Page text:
Carl Papa’s Manang Biring is a feat of artistic integrity. The film, which plots the final few months of a cancer-stricken woman, is one that could have done away with the painstaking process of being animated. Papa nevertheless commits to his ambition, proving that it is not one borne out of creative whim but of principle. The world of Papa’s film is one that is purposely deprived of color, perhaps to evoke the monotony of life that only leads to certain death. Yet when the woman who cheats for a living is given news that forces her to first, attempt to cheat death, and later on, herself, to give happiness to someone dear to her, the film pops with the subtlest of colors, a miracle that would have been impossible if the entire thing was done in a traditional manner.
Director: Prime Cruz
Prime Cruz’s Sleepless isn’t a romance, although it is draped with similar grooves and intentions. It is essentially a vigorous portrait of a city in a perpetual state of wakefulness. It focuses on the lives of two insomniacs who start out as co-employees and end up as each other’s could-have-beens. It aches as much as it delights. However, it is the call-center setting, aptly stylized by Cruz and screenwriter Jen Chuaunsu without losing its relevant social context, which gives the story of a painfully platonic relationship all of its poignant nuances.
10. Ari: My Life with a King
Director: Carlo Catu
Ari: My Life with a King takes its cue from Christopher Gozum’s Anacbanua in celebrating a language in danger of being obscured and the poems that serve as evidence as to why the language’s slow passing is an unfortunate thing. Catu treads a more familiar path and locates his advocacy within the story of an unlikely friendship between a teen and a celebrated poet. This allows him to explore his themes with great emotional heft, granting the dying art the same love and dignity that is usually reserved for loved ones.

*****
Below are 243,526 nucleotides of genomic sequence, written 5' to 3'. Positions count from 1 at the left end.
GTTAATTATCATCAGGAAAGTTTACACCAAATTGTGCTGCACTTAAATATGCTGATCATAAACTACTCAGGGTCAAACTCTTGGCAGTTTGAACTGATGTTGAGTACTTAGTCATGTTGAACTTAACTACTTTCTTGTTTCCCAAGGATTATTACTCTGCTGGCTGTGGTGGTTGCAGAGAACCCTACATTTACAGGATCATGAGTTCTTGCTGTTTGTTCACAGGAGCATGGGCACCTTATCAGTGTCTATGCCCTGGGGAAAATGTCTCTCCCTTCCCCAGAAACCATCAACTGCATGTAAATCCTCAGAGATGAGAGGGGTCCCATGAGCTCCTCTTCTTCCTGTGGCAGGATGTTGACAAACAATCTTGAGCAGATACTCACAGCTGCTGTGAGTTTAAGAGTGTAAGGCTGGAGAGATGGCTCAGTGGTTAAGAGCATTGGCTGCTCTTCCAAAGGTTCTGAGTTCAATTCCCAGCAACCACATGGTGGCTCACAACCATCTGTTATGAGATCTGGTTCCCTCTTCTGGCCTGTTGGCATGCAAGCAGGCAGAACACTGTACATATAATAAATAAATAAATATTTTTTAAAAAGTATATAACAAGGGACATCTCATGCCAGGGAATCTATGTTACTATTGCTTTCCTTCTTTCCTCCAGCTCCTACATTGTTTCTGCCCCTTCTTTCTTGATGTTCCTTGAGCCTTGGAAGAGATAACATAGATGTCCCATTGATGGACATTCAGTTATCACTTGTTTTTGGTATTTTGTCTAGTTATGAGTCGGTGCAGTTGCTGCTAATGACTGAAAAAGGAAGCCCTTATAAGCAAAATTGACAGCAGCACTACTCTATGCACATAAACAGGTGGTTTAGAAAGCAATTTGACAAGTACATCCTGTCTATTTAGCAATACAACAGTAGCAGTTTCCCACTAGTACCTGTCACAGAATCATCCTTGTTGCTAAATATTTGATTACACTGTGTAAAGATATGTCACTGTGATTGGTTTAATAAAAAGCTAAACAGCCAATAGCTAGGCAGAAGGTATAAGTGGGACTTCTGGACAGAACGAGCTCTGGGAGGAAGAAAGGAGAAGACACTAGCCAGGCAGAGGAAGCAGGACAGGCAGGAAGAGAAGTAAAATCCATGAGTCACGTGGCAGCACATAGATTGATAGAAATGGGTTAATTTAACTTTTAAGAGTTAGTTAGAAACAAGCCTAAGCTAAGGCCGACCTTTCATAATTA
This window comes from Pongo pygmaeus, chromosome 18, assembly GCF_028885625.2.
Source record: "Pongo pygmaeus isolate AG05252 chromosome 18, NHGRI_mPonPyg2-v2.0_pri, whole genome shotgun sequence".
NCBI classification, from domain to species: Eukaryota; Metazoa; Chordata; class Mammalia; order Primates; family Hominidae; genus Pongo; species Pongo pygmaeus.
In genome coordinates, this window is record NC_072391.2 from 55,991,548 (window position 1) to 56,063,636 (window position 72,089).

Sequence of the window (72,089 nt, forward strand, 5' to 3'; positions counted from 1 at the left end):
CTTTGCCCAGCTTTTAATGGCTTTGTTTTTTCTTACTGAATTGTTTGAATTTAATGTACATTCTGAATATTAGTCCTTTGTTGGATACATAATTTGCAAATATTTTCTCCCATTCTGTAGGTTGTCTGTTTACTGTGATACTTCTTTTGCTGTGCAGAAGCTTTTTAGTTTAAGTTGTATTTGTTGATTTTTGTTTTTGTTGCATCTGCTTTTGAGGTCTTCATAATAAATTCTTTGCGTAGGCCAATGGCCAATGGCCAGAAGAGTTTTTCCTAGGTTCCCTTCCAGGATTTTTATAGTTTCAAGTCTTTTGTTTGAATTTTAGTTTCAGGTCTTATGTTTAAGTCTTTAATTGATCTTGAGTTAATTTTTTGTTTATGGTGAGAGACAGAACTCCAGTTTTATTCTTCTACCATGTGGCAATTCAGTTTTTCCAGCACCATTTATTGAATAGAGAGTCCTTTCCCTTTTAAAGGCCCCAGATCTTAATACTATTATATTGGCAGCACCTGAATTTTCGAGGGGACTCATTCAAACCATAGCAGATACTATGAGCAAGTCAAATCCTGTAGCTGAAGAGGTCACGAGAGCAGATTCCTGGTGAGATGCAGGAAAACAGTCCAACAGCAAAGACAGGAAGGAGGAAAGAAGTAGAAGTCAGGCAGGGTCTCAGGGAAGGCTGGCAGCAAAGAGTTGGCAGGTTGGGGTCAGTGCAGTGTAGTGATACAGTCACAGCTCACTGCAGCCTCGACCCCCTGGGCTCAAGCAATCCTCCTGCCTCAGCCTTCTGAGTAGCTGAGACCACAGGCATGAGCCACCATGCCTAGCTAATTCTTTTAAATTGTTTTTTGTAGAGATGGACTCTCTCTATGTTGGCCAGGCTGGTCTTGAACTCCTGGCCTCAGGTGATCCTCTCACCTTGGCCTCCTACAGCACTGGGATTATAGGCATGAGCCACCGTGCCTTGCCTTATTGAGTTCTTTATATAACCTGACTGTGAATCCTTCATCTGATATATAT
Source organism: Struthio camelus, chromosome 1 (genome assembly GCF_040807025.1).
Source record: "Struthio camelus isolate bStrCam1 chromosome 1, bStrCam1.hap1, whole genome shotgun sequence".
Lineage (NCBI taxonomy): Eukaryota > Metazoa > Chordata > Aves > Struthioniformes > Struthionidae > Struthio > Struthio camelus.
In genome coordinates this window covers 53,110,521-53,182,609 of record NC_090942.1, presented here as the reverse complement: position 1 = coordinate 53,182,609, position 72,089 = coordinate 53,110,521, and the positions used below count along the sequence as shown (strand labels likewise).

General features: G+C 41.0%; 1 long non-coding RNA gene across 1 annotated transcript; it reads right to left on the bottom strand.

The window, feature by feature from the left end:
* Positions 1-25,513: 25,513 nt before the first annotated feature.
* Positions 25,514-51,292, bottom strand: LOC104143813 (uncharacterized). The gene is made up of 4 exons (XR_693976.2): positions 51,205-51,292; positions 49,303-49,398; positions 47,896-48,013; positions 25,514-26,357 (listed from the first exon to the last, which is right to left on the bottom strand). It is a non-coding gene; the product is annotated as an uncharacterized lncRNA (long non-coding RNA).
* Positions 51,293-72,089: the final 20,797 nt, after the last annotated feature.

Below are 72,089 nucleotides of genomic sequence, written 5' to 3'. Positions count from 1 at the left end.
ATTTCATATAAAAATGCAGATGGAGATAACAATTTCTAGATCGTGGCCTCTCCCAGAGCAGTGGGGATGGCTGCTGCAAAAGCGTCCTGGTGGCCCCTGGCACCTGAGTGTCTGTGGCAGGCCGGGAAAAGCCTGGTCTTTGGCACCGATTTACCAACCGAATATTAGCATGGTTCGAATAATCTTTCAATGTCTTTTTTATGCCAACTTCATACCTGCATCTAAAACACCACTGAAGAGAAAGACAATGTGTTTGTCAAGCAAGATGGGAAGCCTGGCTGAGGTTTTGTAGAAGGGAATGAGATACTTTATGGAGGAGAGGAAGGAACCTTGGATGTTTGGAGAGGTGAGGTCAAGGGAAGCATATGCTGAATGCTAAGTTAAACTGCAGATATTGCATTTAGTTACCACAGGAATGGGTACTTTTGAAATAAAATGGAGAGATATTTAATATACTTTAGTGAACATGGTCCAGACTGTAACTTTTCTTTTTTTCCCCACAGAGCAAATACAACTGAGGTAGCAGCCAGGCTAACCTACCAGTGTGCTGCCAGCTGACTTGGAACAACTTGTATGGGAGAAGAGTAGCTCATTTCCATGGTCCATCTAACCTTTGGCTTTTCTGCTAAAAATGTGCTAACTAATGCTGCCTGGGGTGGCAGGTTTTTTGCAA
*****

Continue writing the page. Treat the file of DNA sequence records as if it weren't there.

11. An Kubo sa Kawayanan
Director: Alvin Yapan
Alvin Yapan’s An Kubo sa Kawayanan has a tight cast of 3 – a woman who is far too in love with her house and her two suitors, a man who is leaving for opportunities abroad, and a documentary filmmaker who is returning to his homeland because of its wealth of subject matters. Despite its economy in characters and storytelling, it bursts with pulsating sensuality which it owes to its bizarre melding of folkloric charm and quiet visual splendor. Yapan, however, isn’t interested in empty eroticism. The film is more a critique of provincial mindsets in this contemporary age that favors convenience, than it is just an inert piece of sensuous art.
12. Heneral Luna
Director: Jerrold Tarog
History is the most influential piece of fiction. Jerrold Tarog’s Heneral Luna takes that concept to heart as it uses one of the supporting characters of the Philippine revolution to wage its war against the nation’s suffocating addiction to complacency. The genius of Heneral Luna is that it molds the narrative into something that is accessible even to the most clueless of viewers. His protagonist is endearingly brash but virtuous. His antagonist is authoritative but conniving. That they are all familiar figures who most Filipinos know from lessons required in school adds to the scandalous flavor of Tarog’s further fictionalization of our grotesque national fiction. – Rappler.com
Francis Joseph Cruz litigates for a living and writes about cinema for fun. The first Filipino movie he saw in the theaters was Carlo J. Caparas’ ‘Tirad Pass.’ Since then, he’s been on a mission to find better memories with Philippine cinema. Profile photo by Fatcat Studios